GitLab had focused its survey on professionals whose roles involve digital output. To assemble it the B2B Marketing Research service Savanta gathered responses in four different countries — the United States (53%), United Kingdom (27%), Canada (10%), and Australia (10%). Respondents were in “various” industries and roles, though 26% of them worked in IT networking security departments. And 29% of the respondents were managers. More than half of the U.S. respondents made over $100,000 a year, with 24% of making over $150,000.
But even back in early February, 86% of the respondents were agreeing that remote work was the future. More than half the respondents were younger than 38, while another 22% were over 55. 71% had been working remotely for at least three years already. 25% even had 5-9 years of remote work experience, with 10% more reporting 10-15 years of working remotely, and 4% spending more than 16 years.
And if remote working wasn’t an option at their current position, just 48% said they’d be willing to resume commuting.
Another 36% said they’d instead search for a new remote position. And 6% even said they’d just retire or quit working.
The Benefits of Working Asynchronously
GitLab is planning to do a follow-up survey in one year. But one 2017 Gallup poll found that 43% of American employees were already working remotely. And that may be driving a cultural shift. “The survey highlights the ever-increasing value employees and employers place on remote work as an alternative to traditional, in-office practices,” GitLab wrote in announcing the survey results. “In an era with increasing recognition and understanding that mental health and physical health directly impact employee performance, it’s undeniable that the future of work will be remote.”
In the survey announcement Sid Sijbrandij, CEO and co-founder of GitLab, argues that “For companies, there are unique operational efficiencies, huge cost savings on office space and a broader pool of job applicants. For employees, this structure enables off-peak lifestyles, family-friendly flexible schedules, and improved work/life harmony.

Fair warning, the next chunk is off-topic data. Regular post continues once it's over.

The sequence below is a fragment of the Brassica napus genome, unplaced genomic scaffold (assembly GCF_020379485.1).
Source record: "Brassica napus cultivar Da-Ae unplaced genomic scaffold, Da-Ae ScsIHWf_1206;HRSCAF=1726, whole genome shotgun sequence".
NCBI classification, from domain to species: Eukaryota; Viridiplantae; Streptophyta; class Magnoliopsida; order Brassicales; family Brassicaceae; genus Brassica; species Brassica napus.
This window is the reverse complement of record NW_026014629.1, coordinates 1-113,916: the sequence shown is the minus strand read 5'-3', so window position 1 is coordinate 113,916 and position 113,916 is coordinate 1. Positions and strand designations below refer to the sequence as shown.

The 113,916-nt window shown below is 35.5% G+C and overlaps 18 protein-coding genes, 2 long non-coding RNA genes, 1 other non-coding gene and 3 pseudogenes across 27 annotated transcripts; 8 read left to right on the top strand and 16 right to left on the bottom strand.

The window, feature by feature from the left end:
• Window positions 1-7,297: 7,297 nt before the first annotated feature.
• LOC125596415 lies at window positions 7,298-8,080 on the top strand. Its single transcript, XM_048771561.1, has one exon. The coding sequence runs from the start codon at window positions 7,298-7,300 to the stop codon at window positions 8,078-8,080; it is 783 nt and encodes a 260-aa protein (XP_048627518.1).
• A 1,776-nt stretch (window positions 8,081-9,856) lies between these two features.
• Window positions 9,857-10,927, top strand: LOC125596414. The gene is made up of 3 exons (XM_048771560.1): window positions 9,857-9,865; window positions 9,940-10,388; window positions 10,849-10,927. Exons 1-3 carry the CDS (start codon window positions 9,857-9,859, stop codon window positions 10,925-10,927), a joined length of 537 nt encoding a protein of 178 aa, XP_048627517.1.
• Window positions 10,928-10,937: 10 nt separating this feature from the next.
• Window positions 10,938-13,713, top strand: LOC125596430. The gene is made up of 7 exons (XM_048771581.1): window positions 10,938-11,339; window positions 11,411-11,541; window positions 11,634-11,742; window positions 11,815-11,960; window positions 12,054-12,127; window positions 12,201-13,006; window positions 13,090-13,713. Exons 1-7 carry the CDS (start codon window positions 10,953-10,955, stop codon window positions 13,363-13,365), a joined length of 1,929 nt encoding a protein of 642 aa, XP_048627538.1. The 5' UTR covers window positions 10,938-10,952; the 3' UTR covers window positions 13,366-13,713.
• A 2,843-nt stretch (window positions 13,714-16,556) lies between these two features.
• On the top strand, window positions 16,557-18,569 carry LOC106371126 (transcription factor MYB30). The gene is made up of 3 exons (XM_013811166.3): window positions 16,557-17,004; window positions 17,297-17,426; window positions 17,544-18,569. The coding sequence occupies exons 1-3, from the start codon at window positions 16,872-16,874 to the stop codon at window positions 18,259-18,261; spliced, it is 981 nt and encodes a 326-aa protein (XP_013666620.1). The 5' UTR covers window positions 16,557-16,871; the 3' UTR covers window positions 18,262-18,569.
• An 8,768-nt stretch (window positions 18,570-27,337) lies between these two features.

“We believe that a world with more all-remote companies will be a more prosperous one, with opportunity more equally distributed.”
In an interview in January with the website Silicon Angle, Murph even argued that all-remote work “is actually much better for your mental health and sanity than other settings, because it forces us to work asynchronously. When you have an entire company that embraces that, we’re all given a little more breathing room to do really good deep work that requires long periods of uninterrupted time.
“The truth is, all-remote forces you to do things that you should be doing anyway: transparency, documentation, iteration. … We just have to do them much more quickly and much more intentionally.”
“We are fortunate that GitLab was already an all-remote company, with remote-first practices implemented at our core,” Murph told us. “This is how we typically work, so there is no process shock. Our day-to-day operations continue as normal, leaning on a tool stack that includes Zoom, Google Suite, GitLab (the product), and Slack.”
“The most notable impact is on those with children who are now home from school. We’ve reiterated our sub-value of ‘family and friends first, work second,’ ensuring that anyone experiencing changes in their daily lives due to the pandemic is free to focus on that first and foremost, for as long as is needed.”
“To add levity and cultural exploration during this time, we’re encouraging parents to use their Zoom video call windows for kids around the world to connect… It’s been quite the ray of sunshine to see children from countries far and wide gathering virtually to learn and play while they’re at home.”
“We’ve dubbed this ‘Juicebox Chats,’ and we’d welcome other companies to encourage this as well. ”